Aggregated, analyzed and reviewed over time, these data points can inform future decision making around shipping lane selection, smaller container sizing, and potentially longer shipping duration, reducing overnight delivery utilization. Data can also be calculated in terms of the ESG savings resulting from the adoption or deployment of smaller, lighter, reusable shipping containers. These savings are based on the real-world experience — miles, days, weight — of the shipper. Savvy suppliers are surfacing these insights for manufacturers to draw from for ESG and annual reporting.

Making the switch to reuse

For manufacturers and distributors evaluating the benefit of adopting reuse, there are important factors to consider. Most importantly is understanding the retrieval process and historical success rate of the potential supplier. What the percentage of shipping containers successfully returned and refurbished to original state, and how many uses (‘turns’) is each vessel estimated to yield?

Additionally it is important to note that the financial buyer of temperature controlled packaging solutions is different than the universe of end recipients. As such, packaging look and feel should relay a positive user interaction. Along these lines, retrieval programs must be tailored to the needs of the clinician and/or patient with easy-to-read instructions and diminished administrative overhead.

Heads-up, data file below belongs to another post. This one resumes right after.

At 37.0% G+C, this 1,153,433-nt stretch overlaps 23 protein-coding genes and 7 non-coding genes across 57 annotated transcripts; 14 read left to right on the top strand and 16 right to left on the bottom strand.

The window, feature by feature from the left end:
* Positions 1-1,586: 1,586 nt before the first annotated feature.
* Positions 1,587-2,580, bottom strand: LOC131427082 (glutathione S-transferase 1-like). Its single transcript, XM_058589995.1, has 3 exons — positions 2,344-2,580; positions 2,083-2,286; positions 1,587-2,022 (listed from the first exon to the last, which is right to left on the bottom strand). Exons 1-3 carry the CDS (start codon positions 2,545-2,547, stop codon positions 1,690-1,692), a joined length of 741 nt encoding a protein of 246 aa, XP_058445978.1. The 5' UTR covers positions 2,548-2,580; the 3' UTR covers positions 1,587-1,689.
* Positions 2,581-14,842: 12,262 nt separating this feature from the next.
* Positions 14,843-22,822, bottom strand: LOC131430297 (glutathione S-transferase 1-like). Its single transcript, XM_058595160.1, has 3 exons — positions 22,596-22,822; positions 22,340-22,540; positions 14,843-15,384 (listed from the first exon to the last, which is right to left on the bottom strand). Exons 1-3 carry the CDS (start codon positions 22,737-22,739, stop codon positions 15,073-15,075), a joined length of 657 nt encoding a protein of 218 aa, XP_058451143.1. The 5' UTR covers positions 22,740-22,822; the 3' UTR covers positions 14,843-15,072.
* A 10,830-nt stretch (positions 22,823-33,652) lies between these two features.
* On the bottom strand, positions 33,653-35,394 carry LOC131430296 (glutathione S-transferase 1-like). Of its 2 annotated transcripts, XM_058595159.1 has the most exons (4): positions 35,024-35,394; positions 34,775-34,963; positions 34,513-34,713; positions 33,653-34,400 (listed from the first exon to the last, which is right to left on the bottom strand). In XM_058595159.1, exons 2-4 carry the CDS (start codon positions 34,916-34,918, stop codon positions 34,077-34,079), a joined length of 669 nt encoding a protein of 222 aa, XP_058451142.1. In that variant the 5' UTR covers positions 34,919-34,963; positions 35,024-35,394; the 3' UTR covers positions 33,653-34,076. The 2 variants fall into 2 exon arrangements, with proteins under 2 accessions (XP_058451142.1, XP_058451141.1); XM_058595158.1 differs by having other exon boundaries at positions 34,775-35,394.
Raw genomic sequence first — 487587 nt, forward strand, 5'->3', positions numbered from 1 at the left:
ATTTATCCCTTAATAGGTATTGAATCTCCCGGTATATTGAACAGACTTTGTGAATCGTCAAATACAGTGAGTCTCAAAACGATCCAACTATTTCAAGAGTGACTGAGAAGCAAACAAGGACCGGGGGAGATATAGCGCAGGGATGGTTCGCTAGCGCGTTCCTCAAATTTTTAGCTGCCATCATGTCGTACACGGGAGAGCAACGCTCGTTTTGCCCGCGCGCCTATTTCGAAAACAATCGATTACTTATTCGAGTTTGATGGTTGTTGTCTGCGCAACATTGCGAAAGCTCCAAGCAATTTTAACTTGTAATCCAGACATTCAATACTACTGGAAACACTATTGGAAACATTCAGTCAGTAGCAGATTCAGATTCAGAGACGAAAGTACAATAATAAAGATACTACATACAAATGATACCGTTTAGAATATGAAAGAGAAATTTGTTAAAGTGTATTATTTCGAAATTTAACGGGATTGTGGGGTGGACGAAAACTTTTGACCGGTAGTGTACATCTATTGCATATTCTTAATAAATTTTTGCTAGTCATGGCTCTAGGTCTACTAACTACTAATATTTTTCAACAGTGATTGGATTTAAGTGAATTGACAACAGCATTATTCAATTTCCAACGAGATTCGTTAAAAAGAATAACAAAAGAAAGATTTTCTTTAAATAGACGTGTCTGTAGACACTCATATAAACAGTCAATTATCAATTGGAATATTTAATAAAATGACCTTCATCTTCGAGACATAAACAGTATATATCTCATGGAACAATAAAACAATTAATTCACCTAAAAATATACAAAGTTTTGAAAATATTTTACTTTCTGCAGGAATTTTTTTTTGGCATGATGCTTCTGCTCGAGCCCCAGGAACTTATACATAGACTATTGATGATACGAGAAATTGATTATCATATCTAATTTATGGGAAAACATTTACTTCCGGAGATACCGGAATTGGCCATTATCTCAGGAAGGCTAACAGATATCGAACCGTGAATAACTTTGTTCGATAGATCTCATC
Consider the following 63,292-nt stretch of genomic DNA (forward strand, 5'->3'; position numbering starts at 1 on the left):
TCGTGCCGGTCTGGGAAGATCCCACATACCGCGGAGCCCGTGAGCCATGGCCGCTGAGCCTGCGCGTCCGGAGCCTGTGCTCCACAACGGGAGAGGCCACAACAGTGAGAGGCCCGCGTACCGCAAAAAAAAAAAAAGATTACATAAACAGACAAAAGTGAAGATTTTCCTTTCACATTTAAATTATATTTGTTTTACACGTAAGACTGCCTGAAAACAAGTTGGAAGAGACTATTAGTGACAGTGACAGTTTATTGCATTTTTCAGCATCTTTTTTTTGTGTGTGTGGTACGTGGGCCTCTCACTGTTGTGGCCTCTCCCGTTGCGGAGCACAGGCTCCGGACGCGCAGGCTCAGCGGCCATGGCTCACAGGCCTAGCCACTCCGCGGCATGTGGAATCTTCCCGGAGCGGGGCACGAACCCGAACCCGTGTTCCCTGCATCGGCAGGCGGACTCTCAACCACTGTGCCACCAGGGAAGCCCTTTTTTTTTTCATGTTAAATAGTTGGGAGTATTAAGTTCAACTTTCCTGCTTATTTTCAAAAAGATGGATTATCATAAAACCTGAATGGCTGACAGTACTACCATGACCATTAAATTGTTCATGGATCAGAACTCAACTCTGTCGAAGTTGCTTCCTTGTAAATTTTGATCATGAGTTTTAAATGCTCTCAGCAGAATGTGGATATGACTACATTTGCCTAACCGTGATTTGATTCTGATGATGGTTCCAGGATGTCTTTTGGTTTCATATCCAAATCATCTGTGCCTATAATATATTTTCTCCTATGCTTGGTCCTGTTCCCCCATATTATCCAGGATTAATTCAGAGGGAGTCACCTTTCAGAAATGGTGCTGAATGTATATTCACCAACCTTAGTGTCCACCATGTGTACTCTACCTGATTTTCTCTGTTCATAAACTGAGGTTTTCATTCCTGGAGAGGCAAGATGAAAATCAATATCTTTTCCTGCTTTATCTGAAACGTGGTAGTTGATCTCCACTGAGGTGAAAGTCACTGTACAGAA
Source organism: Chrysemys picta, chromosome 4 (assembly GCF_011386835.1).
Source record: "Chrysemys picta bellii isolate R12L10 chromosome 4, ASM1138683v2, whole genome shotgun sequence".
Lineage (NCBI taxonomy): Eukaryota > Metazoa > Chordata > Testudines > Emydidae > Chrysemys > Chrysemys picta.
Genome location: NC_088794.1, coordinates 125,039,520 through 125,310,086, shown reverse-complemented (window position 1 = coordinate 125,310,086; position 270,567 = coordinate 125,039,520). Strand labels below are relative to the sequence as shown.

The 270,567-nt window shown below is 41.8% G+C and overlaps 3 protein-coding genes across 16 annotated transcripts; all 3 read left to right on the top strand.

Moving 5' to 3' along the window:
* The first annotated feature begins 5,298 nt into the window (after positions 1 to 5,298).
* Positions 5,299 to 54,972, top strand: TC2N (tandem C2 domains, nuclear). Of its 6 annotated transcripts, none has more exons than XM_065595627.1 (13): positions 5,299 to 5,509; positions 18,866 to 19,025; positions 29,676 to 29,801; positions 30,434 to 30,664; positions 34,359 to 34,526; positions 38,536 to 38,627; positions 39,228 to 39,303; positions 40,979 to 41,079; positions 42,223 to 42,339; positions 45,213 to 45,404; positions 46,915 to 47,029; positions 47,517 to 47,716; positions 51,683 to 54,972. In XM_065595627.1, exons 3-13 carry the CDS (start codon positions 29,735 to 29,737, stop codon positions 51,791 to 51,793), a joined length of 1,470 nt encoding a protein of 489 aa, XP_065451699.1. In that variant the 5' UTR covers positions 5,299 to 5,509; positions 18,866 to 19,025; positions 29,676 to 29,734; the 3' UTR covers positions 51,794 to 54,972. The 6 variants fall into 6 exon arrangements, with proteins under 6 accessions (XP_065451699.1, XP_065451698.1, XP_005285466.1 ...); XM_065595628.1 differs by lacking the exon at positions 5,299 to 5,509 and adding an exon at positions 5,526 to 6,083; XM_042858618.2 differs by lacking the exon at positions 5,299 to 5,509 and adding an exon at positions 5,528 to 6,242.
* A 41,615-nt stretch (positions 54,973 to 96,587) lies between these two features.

Circular economy, coming soon

With supply chain issues continuing to ebb and flow along with staggering inflation and early warning signs of a recession, consumers are thinking differently in this post COVID landscape. These days nearly every class of consumer goods has a reuse or rental angle to it. Additionally, expectations that manufacturers implement greener processes without dramatically increasing cost are only rising.

With circularity powered by data, there is ongoing opportunity for continuous process optimization to achieve the most impactful environmental, social and corporate governance outcomes. From reducing overall size and weight, to finding lower CO2 emitting routes, reuse provides a strong foundation on top of which to build and enhance a powerful sustainability program.

About the Author

Jay McHarg | CEO